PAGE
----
Scientists from the Florida campus of The Scripps Research Institute (TSRI) have developed a new drug delivery method that produces strong results in treating cancers in animal models, including some hard-to-treat solid and liquid tumors.
The study, led by TSRI Associate Professor Christoph Rader, online ahead of print in the journal Cell Chemical Biology.
The new method involves a class of pharmaceuticals known as antibody-drug conjugates (ADCs), which include some of the most promising next-generation antibody therapeutics for cancer. ADCs can deliver a cytotoxic payload in a way that is remarkably tumor-selective. So far, three ADCs have been approved by the U.S. Food and Drug Administration (FDA), but neither attaches the drug to a defined site on the antibody.
“We’ve been working on this technology for some time,” Rader said. “It’s based on the rarely used natural amino acid selenocysteine, which we insert into our antibodies. We refer to these engineered antibodies as selenomabs.”
Antibodies are large immune system proteins that recognize unique molecular markers on tumor cells called antigens. On their own, Rader noted, antibodies are usually not potent enough to eradicate cancer. However, their high specificity for antigens makes them ideal vehicles for drug delivery straight to tumor cells.
“We now show for the first time that selenomab-drug conjugates, which are ADCs that utilize the unique reactivity of selenocysteine for drug attachment, are highly precise, stable and potent compositions and promise broad utility for cancer therapy.”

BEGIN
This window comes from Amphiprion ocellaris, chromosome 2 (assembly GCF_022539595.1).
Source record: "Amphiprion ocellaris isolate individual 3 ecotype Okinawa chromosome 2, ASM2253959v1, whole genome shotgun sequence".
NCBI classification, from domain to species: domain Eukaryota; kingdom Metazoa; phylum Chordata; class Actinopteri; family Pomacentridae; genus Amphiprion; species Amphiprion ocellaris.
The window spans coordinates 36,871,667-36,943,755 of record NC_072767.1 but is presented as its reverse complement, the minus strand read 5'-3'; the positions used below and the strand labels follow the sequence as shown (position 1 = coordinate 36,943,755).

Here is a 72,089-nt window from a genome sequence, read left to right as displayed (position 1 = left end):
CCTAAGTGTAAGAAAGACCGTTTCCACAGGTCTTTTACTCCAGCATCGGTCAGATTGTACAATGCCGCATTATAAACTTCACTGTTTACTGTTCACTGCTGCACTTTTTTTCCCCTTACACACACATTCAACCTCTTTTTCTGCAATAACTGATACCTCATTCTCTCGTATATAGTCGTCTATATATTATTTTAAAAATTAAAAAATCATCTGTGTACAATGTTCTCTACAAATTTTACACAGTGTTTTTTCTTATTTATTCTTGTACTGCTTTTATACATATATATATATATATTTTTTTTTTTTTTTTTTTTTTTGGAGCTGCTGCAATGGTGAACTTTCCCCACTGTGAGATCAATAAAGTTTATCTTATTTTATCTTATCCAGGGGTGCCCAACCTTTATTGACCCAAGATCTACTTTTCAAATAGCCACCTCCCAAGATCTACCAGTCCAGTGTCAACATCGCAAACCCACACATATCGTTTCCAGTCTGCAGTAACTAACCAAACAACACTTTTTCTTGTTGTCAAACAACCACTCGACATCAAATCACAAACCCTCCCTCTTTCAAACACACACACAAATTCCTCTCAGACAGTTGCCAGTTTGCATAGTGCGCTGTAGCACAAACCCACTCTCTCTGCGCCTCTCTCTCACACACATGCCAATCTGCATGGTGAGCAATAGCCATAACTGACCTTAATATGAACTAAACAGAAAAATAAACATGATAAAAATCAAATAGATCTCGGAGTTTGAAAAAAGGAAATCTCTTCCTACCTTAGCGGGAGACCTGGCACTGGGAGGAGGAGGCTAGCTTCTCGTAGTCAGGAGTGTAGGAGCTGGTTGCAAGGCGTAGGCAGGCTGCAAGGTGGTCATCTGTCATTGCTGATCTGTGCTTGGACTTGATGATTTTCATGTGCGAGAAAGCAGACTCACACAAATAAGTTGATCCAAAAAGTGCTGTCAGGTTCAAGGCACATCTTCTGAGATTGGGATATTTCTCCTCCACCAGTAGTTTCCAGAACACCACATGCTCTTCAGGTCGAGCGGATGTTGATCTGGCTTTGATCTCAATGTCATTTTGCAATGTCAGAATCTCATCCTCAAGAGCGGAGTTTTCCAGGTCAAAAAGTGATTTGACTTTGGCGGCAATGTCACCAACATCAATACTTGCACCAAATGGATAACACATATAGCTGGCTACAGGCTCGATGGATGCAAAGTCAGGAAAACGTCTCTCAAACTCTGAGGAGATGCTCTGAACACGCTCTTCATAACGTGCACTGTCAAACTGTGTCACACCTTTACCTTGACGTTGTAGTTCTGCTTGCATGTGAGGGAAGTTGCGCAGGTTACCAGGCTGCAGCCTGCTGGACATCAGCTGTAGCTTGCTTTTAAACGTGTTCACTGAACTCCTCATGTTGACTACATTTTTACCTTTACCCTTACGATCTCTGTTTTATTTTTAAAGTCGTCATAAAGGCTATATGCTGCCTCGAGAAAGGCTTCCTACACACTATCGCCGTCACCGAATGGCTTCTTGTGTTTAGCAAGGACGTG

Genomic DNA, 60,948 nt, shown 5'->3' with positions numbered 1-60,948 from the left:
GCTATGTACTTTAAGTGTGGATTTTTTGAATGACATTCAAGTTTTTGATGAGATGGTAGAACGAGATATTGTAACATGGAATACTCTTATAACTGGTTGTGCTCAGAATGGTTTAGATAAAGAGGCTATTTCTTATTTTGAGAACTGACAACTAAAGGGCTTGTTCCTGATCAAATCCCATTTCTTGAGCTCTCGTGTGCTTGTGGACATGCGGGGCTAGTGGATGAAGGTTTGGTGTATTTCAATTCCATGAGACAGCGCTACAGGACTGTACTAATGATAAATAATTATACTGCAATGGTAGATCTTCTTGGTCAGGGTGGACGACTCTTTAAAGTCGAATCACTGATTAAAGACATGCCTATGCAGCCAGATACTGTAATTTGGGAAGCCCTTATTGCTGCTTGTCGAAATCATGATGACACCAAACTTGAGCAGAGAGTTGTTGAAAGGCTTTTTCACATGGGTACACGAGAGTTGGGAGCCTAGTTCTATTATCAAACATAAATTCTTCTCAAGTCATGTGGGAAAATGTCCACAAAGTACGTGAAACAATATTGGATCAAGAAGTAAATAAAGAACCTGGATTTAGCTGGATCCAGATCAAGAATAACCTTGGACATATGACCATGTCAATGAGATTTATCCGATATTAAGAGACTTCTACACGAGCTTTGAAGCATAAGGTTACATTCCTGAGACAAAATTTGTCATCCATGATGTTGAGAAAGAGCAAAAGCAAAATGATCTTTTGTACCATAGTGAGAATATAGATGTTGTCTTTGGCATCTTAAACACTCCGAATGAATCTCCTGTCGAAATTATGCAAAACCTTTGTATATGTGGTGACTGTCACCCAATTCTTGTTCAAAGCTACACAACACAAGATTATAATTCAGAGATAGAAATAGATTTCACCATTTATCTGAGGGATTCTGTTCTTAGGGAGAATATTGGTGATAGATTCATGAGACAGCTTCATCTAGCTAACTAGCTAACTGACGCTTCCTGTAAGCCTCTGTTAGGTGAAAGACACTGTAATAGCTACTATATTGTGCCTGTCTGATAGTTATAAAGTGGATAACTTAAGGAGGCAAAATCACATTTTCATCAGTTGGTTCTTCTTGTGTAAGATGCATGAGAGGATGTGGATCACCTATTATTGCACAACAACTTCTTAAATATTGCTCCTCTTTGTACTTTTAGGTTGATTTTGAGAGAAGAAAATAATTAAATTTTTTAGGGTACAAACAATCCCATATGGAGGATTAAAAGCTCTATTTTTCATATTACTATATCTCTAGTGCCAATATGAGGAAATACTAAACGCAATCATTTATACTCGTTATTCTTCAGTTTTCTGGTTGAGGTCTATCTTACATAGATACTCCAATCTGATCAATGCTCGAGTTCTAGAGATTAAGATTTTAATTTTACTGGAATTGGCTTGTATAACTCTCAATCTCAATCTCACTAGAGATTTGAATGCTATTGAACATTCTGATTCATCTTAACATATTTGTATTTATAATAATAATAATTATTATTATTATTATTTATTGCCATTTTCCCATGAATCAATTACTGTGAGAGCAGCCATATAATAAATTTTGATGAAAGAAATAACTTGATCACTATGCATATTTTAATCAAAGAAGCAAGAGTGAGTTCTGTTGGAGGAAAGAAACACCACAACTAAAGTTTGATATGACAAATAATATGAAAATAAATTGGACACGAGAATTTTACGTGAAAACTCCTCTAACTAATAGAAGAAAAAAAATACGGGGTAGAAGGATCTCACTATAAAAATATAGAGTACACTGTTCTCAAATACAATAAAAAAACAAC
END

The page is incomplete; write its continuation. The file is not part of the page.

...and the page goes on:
Along with its potency, Rader noted, the ADC’s stability is critical to its effectiveness. The researchers found that their new ADCs showed excellent stability in human blood in vitro and in circulating blood in animal models. Moreover, the new ADCs were highly effective against HER2 breast cancer, a particularly difficult cancer to treat, and against CD138 multiple myeloma. Importantly, the ADCs did not harm healthy cells and tissues.
“The selenomab-drug conjugate significantly inhibited the growth of an aggressive breast cancer,” said TSRI Research Associate Xiuling Li, first author of the study. “Four of the five mice tested were tumor-free at the end of the experiment, a full six weeks after their last treatment.”
The researchers plan to investigate similar ADCs going forward. Rader, along with TSRI Professor Ben Shen, was recently awarded $3.3 million from the National Cancer Institute of the National Institutes of Health to test highly cytotoxic natural products discovered in the Shen lab using selenomabs as drug delivery vehicles.